My Take in Brief: A lovesick cyborg hero, an intelligent and fun heroine with a secret past, and great worldbuilding and plotting made this a real pleasure. While the secondary romance and some big unexplored questions detracted from the overall experience, I would recommend this one to anybody who enjoys an action packed space romance, and will certainly be reading more from Ms. Sinclair.
Series? : No.
Setting: Future space. There’s a lot of time on board ships of various sizes, with some scenes “dirtside” and some in a mysterious void.
Hero and Heroine: Triad Admiral Branden Kel-Paten, artificially enhanced for extra intelligence, speed, endurance, strength, firepower, and the ability to plug in to other computers through a port in his wrist, is a company man all the way, loyal to his superiors and devoted to the cause. Despite being programmed to have no emotions except anger, he has been in love with Captain Tasha Sebastian for years. Tasha is uninhibited, funloving, shortcut taking and rule breaking. She is also, unbeknownst to Kel-Paten, a former smuggler called Lady Sass.
Plot: There’s a lot going on, but mainly, this is the story of Branden coming to grips with his feelings for Tasha, and Tasha coming to love Branden, against the backdrop of two threats: political, in the form of a faction within the Triad which hopes to undermine the fragile Alliance, and metaphysical, in the form of an unknown evil presence, on board their ships and in their minds. There’s a secondary romance involving Tasha’s best friend, empathic Chief Medical Officer Eden Fynn, and telepathic rakish prisoner Jace Serafino.
Distinctive Features: Coming from a romance point of view, the fact that the hero is head over heels for the heroine, while she’s a footloose relationship-phobe, is pretty unique.
Fun Factoids: GOC was a RITA award finalist for 2008 Paranormal category (the winner was Lover Revealed by JR Ward) and a 2007 P.E.A.R.L. award winner for Best Sci Fi Fantasy. Also, Games of Command is a reworking/extension of two books (novellas?) – the previously published Command Performance (Jace and Eden’s story), and the unpublished Command Decision (Kel-Paten and Sass’s story).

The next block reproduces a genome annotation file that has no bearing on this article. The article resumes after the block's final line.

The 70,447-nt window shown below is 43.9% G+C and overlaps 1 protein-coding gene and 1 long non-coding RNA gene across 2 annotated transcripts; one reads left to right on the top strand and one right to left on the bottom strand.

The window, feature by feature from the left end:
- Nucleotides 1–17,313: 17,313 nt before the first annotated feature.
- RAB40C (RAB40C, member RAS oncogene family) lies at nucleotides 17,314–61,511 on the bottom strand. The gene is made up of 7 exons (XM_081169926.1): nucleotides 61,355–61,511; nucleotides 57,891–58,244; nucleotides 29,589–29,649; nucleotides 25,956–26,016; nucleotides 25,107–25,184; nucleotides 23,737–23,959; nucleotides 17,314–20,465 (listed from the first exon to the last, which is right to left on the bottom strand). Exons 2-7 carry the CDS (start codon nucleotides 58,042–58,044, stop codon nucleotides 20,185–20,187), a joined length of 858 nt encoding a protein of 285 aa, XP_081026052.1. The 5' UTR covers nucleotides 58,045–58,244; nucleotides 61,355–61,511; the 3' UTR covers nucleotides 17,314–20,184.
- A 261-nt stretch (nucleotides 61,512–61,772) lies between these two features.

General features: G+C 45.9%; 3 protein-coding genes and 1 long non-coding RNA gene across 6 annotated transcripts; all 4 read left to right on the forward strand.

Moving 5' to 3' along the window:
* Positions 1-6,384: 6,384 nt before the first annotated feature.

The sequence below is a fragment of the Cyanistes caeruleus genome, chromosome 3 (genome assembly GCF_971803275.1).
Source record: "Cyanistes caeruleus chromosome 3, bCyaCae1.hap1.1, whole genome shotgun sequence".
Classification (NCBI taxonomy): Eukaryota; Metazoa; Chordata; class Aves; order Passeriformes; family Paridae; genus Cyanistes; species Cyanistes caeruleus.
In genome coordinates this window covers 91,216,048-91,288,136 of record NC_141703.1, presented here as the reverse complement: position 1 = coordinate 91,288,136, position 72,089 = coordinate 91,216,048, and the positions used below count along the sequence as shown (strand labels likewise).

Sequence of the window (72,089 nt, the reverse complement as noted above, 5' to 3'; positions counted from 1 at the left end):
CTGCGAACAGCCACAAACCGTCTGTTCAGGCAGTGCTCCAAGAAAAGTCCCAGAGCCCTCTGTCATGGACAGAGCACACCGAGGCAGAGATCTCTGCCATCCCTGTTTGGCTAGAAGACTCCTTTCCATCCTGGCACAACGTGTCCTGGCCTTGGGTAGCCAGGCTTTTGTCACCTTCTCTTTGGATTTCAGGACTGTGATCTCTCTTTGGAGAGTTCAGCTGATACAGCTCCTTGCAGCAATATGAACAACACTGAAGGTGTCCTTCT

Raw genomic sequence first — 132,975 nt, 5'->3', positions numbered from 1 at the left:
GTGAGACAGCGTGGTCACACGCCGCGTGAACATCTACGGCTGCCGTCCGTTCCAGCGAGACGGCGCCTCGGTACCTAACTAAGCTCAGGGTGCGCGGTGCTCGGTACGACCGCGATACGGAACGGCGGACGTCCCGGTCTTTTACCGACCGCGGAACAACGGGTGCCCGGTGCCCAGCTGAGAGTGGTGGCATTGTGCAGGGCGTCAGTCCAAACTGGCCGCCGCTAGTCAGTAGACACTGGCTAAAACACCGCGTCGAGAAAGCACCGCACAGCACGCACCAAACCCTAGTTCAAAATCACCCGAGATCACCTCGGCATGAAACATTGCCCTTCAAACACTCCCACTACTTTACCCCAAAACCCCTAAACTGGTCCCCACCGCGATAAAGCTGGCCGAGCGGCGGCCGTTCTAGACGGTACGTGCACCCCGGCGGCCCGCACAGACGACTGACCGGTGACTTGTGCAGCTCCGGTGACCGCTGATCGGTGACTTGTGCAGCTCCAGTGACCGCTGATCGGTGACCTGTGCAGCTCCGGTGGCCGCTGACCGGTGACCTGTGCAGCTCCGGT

Word on the Web
Dear Author, Janine, B+
The Romance Reader, Wendy, 4 hearts
Ciara Stewart, 5 hearts
AAR, Jeanne W, A-
Amazon.com, 4.5 stars after 21 reviews
The Racy Romance Review:
I knew this book was good when I wasn’t turned completely off by the realization that a portion of it was going to be told from the point of view of the heroines’ cute furry pets, the furzels. Normally, I would hate that sort of thing, but Sinclair managed to make Reilly and Tank cute without being cloying, and actually made them believably important to the action.
You can link to any of the other reviews above to get more on plot. The TRR review is particularly concise and lucid on that score. I did feel like I entered a series in the middle, never sure whether a proper noun referred to a political body, a species, or a planet. But in this review I’m going to focus on what jumped out at me:
Like everyone who has read this book, I loved the hero, who is truly heroic: self-sacrificing, altruistic, noble. In his teens, he became a Biocybe, cybernetically enhanced, and while a few of you with dirty minds might be thinking about the sexual possibilities, in fact his cyborg nature detracts considerably from his attractiveness, not just because he’s not supposed to feel emotions, but because of widespread prejudice against humans of his altered state.
Branden can actually feel emotions when he lowers his psychic shields, and he’s hopelessly in love with the Captain he met years ago and has now arranged to have on his ship. The scenes when he tries to have a friendly conversation with his subordinate (flirting is way beyond his abilities) are heartbreaking. The dynamic is a little bit like the nice but oblivious popular girl and the nerd (think Mary Jane Watson and Peter Parker). Branden is the type of hero that makes the reader want to reach into the book and give him a hug. You want desperately for him to be loved as he deserves, and the emotional payoff when it happens is hugely satisfying, easily the best part of the book for this reader.